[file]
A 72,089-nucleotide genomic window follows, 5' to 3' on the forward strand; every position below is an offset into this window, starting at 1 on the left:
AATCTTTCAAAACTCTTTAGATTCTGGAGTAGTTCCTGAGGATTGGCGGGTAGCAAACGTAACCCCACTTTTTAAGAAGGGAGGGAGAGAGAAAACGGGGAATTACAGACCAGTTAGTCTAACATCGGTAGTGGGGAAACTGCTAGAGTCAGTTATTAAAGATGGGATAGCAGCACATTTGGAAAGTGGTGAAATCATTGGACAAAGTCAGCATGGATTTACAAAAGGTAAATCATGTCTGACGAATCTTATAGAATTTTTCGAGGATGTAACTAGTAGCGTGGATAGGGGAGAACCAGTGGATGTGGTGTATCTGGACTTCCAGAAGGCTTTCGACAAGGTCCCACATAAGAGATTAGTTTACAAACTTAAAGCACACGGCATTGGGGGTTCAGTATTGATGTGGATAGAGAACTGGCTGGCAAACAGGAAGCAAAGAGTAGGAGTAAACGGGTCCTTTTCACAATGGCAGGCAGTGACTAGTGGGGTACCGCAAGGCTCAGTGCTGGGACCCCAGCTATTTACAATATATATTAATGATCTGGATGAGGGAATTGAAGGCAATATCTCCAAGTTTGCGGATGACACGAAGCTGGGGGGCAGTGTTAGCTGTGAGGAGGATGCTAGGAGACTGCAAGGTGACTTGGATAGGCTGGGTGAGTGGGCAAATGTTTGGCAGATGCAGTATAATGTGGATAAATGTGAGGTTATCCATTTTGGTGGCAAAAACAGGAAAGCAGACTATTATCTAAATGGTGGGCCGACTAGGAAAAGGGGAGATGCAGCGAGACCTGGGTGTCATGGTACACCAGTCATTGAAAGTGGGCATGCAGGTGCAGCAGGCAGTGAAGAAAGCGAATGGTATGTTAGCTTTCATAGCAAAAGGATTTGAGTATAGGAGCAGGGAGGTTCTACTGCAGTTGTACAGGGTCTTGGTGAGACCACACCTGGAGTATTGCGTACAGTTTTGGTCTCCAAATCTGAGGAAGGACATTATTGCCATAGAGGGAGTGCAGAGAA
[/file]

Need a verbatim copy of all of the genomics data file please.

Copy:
A 72,089-nucleotide genomic window follows, 5' to 3' on the forward strand; every position below is an offset into this window, starting at 1 on the left:
AATCTTTCAAAACTCTTTAGATTCTGGAGTAGTTCCTGAGGATTGGCGGGTAGCAAACGTAACCCCACTTTTTAAGAAGGGAGGGAGAGAGAAAACGGGGAATTACAGACCAGTTAGTCTAACATCGGTAGTGGGGAAACTGCTAGAGTCAGTTATTAAAGATGGGATAGCAGCACATTTGGAAAGTGGTGAAATCATTGGACAAAGTCAGCATGGATTTACAAAAGGTAAATCATGTCTGACGAATCTTATAGAATTTTTCGAGGATGTAACTAGTAGCGTGGATAGGGGAGAACCAGTGGATGTGGTGTATCTGGACTTCCAGAAGGCTTTCGACAAGGTCCCACATAAGAGATTAGTTTACAAACTTAAAGCACACGGCATTGGGGGTTCAGTATTGATGTGGATAGAGAACTGGCTGGCAAACAGGAAGCAAAGAGTAGGAGTAAACGGGTCCTTTTCACAATGGCAGGCAGTGACTAGTGGGGTACCGCAAGGCTCAGTGCTGGGACCCCAGCTATTTACAATATATATTAATGATCTGGATGAGGGAATTGAAGGCAATATCTCCAAGTTTGCGGATGACACGAAGCTGGGGGGCAGTGTTAGCTGTGAGGAGGATGCTAGGAGACTGCAAGGTGACTTGGATAGGCTGGGTGAGTGGGCAAATGTTTGGCAGATGCAGTATAATGTGGATAAATGTGAGGTTATCCATTTTGGTGGCAAAAACAGGAAAGCAGACTATTATCTAAATGGTGGGCCGACTAGGAAAAGGGGAGATGCAGCGAGACCTGGGTGTCATGGTACACCAGTCATTGAAAGTGGGCATGCAGGTGCAGCAGGCAGTGAAGAAAGCGAATGGTATGTTAGCTTTCATAGCAAAAGGATTTGAGTATAGGAGCAGGGAGGTTCTACTGCAGTTGTACAGGGTCTTGGTGAGACCACACCTGGAGTATTGCGTACAGTTTTGGTCTCCAAATCTGAGGAAGGACATTATTGCCATAGAGGGAGTGCAGAGAA